Sustainability is fashionable right now. We are finally and rightfully worried about climate change, species extinction and countless other problems that we as humans, have heaped on the world in the short time we have ruled it. Let us hope now that we will not weary of this worry, but act on it.
As everyone knows, bees are terrible trouble. Populations are in decline all over the world. In some places they are in free fall. California, where about 80% of the world almond crop is grown, now imports millions of bees annually to pollinate its almond blossom. This costs a fortune and is not without its difficulties. Bees are living creatures and do not operate well as transportable machines. They die in huge numbers during operation and are only partially effective. It is a ridiculous and unsustainable business and it is only one instance of the sort of measures we are having to take because of the conditions we have created where natural bee populations cannot survive.
Governments and the responsible multi-nationals will hopefully – under our pressure – do what they must to repair the damage we have inflicted on the world. We need to push them locally, nationally and internationally on this. Meanwhile, we need to do what we can in our own small domestic situations too, to bring as much insect life back to our gardens, farms and holdings. We have to learn to live with weeds, particularly flowering weeds. This was even evident at the Chelsea Flower Show this year, where not one lawn was made of single seed grass and not one border was without a number of native plants and weeds at the edge. We also need to leave off the pesticides and insecticides, the weed killers and the ant powders. Nature needs a bit of a help.
Meanwhile, those of us with a bit of space might consider keeping bees - not just for the honey, but for the sake of the bees themselves.
One man I know doing his utmost to help our native bees is Tanguy de Toulgoët, an extraordinary French gardener working away in his organic plot just outside Durrow in Laois. Tanguy not only gardens but keeps bees – and Irish bees at that.
The native honey bee in Ireland needs to be protected because it is a unique species in Europe in term of purity and genetic diversity. This is the species used by many Irish beekeepers. In a study of the genetics of the honey bee, however, it seems that there is a population of wild bees, distinct from the one kept by beekeepers.
This is important for us to know as it could be vital in the future care and study of bee populations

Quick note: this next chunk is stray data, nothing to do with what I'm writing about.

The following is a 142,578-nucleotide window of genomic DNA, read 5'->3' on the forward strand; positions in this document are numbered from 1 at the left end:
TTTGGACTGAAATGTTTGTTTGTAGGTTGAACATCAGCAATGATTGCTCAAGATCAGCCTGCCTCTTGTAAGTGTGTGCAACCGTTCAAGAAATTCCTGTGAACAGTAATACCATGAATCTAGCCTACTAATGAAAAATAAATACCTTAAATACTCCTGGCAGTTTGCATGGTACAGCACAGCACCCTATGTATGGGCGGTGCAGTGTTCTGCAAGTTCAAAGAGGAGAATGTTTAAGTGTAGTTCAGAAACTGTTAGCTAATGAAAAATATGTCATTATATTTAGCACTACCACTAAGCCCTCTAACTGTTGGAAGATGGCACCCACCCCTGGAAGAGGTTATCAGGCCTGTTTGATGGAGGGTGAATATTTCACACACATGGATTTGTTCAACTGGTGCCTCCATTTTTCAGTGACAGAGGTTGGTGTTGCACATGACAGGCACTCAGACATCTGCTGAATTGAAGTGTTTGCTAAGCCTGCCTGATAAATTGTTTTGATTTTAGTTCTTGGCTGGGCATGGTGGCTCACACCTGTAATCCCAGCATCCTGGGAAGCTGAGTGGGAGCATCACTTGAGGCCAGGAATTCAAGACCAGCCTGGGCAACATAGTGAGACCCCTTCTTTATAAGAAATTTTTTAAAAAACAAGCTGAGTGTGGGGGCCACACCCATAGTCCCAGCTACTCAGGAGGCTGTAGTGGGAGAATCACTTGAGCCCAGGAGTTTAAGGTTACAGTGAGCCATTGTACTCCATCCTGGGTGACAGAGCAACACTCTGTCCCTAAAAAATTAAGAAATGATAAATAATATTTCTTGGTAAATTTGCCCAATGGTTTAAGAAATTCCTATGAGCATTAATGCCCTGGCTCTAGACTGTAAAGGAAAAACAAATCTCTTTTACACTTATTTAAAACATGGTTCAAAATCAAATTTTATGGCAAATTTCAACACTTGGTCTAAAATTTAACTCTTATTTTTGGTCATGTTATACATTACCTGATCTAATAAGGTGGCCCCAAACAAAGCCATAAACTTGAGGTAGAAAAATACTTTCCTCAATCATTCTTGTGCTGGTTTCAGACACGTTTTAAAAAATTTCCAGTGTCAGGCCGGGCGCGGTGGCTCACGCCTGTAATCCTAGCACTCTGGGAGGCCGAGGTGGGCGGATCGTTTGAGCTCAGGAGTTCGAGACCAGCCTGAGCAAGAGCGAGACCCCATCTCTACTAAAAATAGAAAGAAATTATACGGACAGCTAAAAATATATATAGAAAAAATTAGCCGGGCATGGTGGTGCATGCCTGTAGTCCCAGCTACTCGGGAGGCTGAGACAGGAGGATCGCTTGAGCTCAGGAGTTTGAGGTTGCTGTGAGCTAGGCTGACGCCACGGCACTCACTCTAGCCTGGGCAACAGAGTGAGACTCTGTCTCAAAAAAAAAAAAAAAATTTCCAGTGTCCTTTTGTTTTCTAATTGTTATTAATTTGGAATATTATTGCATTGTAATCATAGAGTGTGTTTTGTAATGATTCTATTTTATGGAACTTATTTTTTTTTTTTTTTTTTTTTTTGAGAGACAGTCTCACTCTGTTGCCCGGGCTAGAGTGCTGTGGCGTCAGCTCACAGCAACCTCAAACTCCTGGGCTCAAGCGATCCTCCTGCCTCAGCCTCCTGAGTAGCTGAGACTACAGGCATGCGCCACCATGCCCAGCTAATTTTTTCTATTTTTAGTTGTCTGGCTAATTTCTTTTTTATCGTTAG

Anyone who discovers a colony of honey bees living in the wild is asked to report it on Twitter @thebeegenes, or to grace.mccormack@nuigalway. ie
or https://records. biodiversityireland.ie/record/ wildhoneybeestudyRecording colonies in any of these ways will help greatly in the national effort to protect our bees.
In his flower garden in Durrow, Tanguy keeps his bees in the Warré system, where the bees are farmed in a way that mimics the way swarms in the wild work. His aim is to pollinate the flowers and crops in his and the surrounding gardens, rather than to take large quantities of honey as a crop in itself – although there is still plenty of honey to take over the period of a year.
In a Warré hive the native black bees build their own comb naturally, not as they do in the more usual, shelved hive. The bees live as they would in the wild, with minimal interference from the bee keeper. The system ultimately increases the wild populations and benefits the countryside, building bees up to strengths that protect them from the killer Varroa virus, currently causing havoc among bee populations around the world. This system toughens the bees and Darwinian selection does the job of eliminating weaker strains. Nature knows best and bees are strong insects if their gene pools are allowed to adapt to their environment and that environment is a clement one.
Working like this, winter losses can be as low as 6%-7%. This adds up to about one hive lost out of every 16 or so. This is a great outcome for any system, given that using the more widely used bee-keeping systems, massive losses and even complete collapse of hives has become all too regular in recent years in the face of pesticide onslaught, climate change and loss of habitat.
Anything that will help our native bees must be welcome. Tanguy is giving a class on Warré hive bee keeping on Saturday the 15th of June from 10 am to 3pm at The Dunmore Country School in Durrow. Contact him at 087 12580002 or firstname.lastname@example.org